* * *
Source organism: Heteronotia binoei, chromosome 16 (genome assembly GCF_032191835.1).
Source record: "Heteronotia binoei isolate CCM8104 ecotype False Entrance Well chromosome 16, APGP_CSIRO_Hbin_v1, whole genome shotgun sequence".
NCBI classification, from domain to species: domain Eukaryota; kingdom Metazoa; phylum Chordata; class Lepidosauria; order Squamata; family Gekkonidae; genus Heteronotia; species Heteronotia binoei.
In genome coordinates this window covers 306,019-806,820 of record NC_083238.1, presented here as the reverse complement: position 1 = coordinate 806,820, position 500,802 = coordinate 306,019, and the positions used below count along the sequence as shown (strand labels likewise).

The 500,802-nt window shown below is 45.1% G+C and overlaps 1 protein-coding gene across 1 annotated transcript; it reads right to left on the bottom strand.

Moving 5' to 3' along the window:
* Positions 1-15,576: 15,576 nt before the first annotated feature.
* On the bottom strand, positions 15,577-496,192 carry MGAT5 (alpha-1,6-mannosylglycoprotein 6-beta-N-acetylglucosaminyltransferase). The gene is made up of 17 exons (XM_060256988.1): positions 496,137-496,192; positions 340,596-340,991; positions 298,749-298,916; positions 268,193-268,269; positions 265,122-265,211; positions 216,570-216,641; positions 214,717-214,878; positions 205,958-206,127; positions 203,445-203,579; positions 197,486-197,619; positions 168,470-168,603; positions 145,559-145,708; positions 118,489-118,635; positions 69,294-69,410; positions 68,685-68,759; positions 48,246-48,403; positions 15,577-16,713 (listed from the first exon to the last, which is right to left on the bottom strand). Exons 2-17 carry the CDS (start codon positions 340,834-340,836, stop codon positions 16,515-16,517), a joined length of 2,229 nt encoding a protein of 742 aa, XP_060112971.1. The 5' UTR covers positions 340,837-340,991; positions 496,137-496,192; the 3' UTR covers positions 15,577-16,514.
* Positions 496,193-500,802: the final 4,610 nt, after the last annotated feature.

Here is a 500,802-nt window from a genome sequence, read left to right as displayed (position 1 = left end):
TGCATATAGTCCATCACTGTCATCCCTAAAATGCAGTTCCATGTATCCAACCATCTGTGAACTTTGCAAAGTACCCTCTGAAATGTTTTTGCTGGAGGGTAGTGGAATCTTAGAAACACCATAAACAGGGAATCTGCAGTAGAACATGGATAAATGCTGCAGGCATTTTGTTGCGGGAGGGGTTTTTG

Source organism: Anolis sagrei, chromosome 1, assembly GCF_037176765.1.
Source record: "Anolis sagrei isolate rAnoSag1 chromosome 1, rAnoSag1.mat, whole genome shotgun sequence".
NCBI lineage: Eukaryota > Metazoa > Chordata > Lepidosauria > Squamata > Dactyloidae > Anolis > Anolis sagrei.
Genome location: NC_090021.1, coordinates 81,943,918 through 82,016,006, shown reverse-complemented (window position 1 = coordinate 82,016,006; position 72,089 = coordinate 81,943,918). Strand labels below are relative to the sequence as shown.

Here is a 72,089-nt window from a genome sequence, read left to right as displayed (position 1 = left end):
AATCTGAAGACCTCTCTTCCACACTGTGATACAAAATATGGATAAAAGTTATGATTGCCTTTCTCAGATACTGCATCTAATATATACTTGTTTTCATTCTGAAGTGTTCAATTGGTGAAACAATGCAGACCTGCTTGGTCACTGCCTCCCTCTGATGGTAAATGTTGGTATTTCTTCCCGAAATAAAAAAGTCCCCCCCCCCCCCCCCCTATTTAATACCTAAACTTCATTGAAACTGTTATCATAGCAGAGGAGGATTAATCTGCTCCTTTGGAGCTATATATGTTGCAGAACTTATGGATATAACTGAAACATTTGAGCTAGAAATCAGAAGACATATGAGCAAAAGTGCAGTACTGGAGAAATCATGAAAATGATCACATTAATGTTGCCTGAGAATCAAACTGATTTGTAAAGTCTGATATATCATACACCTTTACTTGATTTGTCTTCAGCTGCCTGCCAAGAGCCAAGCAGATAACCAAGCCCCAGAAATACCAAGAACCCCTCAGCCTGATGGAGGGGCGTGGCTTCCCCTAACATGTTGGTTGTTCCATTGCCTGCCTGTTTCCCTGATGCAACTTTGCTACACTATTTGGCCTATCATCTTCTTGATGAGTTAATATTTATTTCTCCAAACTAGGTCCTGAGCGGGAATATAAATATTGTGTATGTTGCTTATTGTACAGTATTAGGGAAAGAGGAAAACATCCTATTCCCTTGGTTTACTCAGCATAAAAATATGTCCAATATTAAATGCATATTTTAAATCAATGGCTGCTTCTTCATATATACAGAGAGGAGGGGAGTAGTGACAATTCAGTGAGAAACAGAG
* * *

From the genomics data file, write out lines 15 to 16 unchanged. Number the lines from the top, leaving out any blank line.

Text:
Genome location: NC_090021.1, coordinates 81,943,918 through 82,016,006, shown reverse-complemented (window position 1 = coordinate 82,016,006; position 72,089 = coordinate 81,943,918). Strand labels below are relative to the sequence as shown.

Here is a 72,089-nt window from a genome sequence, read left to right as displayed (position 1 = left end):